What to always include on every entry

There are four things that you must include in every journal entry. That is the date, time, place, and weather.  

The Date

We want students to pay attention to the changing of the seasons, so the date is necessary to record the differences they see at different times of the year.  

The Time

Recording the time allows students to see the changes in the same place at different times of the day. You don’t have to be specific down to the minute. If you don’t have access to a clock, no worries; the time of day can be as easy as ‘mid-morning or ‘late afternoon.’ The shadows change. The insect and bird populations are usually active at different times of the day.  

The Place

Note where you are. When comparing entries at different times of the year, it is nice to note where you are. After a few times, it is easy to forget where you were for a specific entry, especially if you move around from time to time. So unless you spend the whole year going back to one spot, note the location.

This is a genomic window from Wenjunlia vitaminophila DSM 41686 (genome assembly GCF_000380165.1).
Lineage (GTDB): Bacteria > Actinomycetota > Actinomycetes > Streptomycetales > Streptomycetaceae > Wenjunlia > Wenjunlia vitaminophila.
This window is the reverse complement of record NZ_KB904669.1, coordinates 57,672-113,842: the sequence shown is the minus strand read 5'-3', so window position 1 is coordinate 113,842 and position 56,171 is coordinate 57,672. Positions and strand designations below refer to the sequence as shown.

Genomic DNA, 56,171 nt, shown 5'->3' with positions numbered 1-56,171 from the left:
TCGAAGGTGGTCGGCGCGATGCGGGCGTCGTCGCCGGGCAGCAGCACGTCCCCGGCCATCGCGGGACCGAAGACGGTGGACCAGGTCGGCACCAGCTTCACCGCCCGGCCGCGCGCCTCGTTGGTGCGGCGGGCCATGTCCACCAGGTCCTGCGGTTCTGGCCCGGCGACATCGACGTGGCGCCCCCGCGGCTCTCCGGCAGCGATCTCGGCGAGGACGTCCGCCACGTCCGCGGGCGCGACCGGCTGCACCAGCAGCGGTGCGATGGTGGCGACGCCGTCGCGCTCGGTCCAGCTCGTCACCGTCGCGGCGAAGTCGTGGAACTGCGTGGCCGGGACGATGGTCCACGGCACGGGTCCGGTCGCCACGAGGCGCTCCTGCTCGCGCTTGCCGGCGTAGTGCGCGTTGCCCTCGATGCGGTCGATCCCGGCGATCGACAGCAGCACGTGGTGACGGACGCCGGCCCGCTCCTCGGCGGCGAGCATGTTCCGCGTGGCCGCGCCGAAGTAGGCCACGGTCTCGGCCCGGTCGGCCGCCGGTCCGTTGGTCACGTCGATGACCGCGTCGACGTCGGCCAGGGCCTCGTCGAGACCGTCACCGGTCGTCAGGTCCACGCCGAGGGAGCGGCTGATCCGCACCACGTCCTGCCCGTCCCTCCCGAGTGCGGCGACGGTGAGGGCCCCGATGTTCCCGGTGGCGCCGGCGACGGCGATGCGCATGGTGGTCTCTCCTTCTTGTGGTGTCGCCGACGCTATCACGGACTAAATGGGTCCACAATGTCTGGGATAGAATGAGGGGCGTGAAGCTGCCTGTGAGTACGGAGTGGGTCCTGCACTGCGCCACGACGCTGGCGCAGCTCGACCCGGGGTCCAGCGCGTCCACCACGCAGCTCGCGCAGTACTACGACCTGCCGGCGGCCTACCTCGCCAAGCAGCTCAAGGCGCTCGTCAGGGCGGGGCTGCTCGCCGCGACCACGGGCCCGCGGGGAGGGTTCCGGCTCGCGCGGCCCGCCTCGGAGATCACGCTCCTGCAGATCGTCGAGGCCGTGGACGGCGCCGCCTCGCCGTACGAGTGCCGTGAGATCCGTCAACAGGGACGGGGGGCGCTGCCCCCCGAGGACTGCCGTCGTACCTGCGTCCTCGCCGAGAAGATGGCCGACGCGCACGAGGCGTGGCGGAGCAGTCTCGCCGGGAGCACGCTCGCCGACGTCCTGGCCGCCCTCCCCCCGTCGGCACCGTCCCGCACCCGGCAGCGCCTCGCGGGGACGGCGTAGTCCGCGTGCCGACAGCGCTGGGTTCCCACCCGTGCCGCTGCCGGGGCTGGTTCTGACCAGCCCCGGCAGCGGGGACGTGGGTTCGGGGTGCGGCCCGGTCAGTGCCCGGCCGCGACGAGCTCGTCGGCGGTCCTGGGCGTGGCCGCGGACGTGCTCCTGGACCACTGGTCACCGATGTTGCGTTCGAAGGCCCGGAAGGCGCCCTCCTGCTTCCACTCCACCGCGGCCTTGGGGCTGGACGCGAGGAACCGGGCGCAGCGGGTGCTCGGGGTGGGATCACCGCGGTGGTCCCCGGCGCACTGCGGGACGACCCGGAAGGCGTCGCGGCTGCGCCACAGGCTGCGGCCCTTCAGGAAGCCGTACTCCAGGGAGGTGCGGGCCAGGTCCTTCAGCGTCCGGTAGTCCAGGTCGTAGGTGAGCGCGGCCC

The Weather

You can write the actual temperature with access to a smartwatch or phone or even make a few observations. Is it sunny? Windy? Cool or warm? Additionally, students may want to note if the weather is different from the previous few days. If the weather has been cool or wet for a few days, the students will notice quite a difference in the number and activity of the insects and other animals on the first warm day.

Encourage Journaling at Home